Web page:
On 05/25/2016 10:03 AM, Jan Pazdziora wrote:
> On Mon, May 23, 2016 at 04:24:38PM +0200, Florence Blanc-Renaud wrote:
>> - I start working on a specific issue and decide to create a branch on my
>> git repository (on my laptop)
>> git clone git://git.fedorahosted.org/git/freeipa.git
>> git branch -b issue
> This likely needs to be
>      git checkout -b issue
>> - When the tests are ok and I want to submit a patch, can I stay on the
>> branch "issue" to create the patch or should I merge first with the main
>> branch? If a merge is required, is it recommended to pull then merge or
>> merge then pull?
> As mentioned by Martin, you are looking for rebase, not merge. Rebase
> will re-create commits from the branch on top of other branch (master,
> most likely), omitting changes that got to master in the mean time,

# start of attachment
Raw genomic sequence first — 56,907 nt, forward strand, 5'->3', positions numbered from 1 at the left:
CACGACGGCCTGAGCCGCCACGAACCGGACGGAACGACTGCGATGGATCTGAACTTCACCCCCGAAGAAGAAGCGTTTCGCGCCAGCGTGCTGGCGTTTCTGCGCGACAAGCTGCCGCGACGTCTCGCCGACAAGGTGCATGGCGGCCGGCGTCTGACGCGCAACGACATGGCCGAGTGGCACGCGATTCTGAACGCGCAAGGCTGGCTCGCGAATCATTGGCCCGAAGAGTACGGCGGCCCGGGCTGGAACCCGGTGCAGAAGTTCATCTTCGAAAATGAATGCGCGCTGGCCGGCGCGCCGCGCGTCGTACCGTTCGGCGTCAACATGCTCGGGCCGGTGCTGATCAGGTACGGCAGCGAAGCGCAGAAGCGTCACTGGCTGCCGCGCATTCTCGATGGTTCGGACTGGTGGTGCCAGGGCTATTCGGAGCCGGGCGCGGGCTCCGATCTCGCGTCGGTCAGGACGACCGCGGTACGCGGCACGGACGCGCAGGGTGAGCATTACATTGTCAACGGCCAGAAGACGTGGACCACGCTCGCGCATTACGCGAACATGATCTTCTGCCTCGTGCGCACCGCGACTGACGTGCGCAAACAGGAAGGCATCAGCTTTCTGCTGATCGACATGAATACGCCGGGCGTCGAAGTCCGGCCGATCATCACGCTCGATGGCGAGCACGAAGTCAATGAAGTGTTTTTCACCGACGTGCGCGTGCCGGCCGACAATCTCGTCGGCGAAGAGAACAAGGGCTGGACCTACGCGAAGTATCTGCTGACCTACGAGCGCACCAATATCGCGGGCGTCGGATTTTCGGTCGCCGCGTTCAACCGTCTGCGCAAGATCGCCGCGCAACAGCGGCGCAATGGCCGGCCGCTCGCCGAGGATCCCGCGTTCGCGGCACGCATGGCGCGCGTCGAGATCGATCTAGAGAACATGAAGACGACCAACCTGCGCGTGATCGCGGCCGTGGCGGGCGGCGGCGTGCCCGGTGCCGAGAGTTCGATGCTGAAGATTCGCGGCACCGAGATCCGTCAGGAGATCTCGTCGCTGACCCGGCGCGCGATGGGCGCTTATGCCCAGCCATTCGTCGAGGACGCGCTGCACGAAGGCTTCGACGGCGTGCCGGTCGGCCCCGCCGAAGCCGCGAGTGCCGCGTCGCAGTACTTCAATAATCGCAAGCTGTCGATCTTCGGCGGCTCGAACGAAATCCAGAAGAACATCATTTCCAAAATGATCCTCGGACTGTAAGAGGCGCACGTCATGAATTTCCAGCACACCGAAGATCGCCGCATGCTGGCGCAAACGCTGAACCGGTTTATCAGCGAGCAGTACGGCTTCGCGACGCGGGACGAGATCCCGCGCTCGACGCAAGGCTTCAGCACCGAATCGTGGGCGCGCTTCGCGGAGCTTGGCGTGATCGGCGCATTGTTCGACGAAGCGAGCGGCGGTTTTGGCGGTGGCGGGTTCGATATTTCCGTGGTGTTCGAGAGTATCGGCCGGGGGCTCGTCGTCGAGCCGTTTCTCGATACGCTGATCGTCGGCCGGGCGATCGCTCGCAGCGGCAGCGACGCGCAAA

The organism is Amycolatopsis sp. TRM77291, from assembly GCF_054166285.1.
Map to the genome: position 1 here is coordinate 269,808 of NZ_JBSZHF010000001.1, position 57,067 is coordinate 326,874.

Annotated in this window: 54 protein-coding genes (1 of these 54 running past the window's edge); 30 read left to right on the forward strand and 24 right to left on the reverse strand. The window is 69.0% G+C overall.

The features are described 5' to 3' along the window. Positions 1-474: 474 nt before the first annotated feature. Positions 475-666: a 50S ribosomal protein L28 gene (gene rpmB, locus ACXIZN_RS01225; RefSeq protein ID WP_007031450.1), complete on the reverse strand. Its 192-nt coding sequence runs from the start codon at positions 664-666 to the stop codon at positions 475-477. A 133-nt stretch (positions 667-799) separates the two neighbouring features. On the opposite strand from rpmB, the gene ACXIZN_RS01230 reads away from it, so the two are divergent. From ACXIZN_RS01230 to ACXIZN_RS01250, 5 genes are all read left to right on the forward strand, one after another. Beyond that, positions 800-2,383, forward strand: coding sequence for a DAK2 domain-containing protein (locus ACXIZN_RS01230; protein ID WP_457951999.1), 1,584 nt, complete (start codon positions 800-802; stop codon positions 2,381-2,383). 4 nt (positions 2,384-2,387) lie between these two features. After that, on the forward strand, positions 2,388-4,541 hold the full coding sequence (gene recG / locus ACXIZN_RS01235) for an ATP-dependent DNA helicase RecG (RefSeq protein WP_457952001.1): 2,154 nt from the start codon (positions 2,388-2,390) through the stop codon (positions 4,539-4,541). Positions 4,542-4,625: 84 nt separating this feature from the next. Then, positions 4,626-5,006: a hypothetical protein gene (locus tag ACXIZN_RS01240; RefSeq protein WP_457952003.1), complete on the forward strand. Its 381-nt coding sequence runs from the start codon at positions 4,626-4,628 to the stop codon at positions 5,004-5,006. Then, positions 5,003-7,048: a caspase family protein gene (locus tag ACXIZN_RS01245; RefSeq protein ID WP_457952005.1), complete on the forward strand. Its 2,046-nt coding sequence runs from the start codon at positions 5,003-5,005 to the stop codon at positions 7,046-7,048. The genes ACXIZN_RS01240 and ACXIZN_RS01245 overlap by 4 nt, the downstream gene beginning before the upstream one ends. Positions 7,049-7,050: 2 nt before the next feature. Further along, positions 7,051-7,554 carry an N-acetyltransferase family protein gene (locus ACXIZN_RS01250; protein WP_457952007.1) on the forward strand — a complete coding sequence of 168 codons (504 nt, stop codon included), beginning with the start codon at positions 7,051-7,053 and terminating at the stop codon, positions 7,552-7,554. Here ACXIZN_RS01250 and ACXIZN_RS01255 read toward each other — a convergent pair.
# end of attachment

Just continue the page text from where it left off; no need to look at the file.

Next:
> and giving you chance to resolve conflicts with whatever other changes
> might have gone to master, so that others have as clean experience as
> possible.
> If you look at FreeIPA's history (I like gitk for that), you will see
> that merge commits are very rarely used. The reason for keeping the
> history linear (and thus rebasing on master often) is that it forces
> the author to be explicit about the diffs, plus git tools for
> introspecting history often choke on parallel branches that get
> merged.

+1, we want to keep that. For example, even though we already had some
discussions about adopting github workflow (pull reuqests) as the main vehicle
for patch reviews, we would still prefer to avoid merging and keep rebasing -
the history is much cleaner that way.

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